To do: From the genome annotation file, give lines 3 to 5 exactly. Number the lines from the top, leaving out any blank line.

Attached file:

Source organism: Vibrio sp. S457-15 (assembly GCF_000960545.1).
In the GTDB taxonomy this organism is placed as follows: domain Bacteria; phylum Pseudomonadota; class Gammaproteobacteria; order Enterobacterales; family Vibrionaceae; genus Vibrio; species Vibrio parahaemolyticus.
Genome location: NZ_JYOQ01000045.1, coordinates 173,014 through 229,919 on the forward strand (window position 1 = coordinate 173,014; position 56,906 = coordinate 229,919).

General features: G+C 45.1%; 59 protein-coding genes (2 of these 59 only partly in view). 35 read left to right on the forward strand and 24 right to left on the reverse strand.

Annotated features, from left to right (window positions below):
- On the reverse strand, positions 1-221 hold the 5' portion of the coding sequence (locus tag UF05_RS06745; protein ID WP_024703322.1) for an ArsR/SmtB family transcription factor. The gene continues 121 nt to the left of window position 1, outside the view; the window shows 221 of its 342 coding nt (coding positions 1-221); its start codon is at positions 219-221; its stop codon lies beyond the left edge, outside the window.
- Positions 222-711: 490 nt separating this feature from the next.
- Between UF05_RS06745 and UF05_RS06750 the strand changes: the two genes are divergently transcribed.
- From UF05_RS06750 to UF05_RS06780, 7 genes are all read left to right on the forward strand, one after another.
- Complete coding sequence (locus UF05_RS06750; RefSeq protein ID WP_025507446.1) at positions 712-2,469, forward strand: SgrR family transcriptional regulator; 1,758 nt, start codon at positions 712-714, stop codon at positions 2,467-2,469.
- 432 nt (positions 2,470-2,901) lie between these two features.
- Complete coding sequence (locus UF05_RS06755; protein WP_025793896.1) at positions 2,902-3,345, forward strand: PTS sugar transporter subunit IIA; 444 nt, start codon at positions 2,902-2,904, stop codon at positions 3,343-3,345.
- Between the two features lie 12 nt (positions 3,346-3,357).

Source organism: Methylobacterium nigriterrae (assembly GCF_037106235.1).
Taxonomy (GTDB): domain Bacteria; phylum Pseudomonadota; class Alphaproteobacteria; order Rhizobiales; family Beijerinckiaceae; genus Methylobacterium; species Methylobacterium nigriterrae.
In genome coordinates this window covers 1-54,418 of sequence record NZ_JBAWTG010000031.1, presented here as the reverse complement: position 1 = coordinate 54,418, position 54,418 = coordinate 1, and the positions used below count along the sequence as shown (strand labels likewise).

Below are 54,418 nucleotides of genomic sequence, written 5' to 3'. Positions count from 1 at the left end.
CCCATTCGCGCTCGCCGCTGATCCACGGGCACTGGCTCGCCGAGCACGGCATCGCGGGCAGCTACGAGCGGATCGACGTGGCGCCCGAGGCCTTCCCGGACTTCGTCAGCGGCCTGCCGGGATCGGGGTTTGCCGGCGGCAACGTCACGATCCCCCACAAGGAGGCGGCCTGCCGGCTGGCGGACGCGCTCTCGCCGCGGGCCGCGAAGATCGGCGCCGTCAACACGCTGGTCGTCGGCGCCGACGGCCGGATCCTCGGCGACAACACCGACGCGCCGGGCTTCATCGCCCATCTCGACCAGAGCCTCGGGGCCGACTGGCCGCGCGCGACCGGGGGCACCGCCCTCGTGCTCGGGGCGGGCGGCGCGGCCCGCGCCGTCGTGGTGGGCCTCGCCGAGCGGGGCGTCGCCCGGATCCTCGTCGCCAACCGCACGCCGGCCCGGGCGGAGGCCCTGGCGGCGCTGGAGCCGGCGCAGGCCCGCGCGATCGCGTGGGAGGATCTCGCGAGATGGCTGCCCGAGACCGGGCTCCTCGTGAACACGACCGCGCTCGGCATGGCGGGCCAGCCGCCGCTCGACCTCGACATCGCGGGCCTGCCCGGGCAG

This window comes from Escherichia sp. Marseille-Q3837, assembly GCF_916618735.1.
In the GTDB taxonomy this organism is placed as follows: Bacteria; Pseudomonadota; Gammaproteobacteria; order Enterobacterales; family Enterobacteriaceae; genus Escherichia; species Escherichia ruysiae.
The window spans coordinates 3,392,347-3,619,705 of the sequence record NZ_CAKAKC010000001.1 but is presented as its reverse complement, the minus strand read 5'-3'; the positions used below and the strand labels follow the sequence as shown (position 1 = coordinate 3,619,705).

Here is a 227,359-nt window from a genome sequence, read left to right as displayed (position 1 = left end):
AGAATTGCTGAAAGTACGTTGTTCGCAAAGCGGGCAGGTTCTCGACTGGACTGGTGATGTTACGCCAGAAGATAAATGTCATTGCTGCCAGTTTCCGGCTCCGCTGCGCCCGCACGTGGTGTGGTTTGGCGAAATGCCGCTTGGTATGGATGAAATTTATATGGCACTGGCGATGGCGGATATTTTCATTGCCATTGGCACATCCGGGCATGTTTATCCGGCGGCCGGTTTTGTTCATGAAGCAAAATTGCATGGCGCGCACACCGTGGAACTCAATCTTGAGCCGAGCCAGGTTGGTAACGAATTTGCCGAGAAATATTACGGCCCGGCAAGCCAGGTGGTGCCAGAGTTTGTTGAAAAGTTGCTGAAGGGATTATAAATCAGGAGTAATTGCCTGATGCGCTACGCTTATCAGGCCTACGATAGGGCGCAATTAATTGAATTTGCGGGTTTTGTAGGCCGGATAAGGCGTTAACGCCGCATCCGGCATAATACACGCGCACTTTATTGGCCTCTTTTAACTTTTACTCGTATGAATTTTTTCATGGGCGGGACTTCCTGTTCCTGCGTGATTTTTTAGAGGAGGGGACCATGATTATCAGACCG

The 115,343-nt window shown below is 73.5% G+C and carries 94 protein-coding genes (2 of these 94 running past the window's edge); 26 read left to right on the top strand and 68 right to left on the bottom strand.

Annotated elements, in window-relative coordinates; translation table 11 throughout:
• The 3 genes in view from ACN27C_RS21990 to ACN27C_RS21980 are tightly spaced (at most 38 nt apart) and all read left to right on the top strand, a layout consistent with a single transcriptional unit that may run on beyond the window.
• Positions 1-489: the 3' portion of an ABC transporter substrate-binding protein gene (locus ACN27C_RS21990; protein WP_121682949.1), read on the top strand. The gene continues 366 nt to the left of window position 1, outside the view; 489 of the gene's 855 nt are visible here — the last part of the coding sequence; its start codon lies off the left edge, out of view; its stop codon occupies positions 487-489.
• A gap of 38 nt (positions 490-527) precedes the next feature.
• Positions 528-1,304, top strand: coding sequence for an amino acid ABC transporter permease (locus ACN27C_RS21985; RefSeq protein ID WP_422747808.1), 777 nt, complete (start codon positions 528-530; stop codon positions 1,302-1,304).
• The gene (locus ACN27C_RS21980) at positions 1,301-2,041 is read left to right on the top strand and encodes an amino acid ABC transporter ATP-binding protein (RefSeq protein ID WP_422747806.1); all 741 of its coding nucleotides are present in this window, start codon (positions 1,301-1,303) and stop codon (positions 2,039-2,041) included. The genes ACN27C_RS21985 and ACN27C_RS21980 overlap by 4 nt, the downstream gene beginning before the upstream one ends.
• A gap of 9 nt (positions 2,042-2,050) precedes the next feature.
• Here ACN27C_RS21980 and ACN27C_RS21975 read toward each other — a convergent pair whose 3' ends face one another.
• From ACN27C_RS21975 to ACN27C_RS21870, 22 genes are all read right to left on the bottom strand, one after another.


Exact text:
Genome location: NZ_JYOQ01000045.1, coordinates 173,014 through 229,919 on the forward strand (window position 1 = coordinate 173,014; position 56,906 = coordinate 229,919).

General features: G+C 45.1%; 59 protein-coding genes (2 of these 59 only partly in view). 35 read left to right on the forward strand and 24 right to left on the reverse strand.

Annotated features, from left to right (window positions below):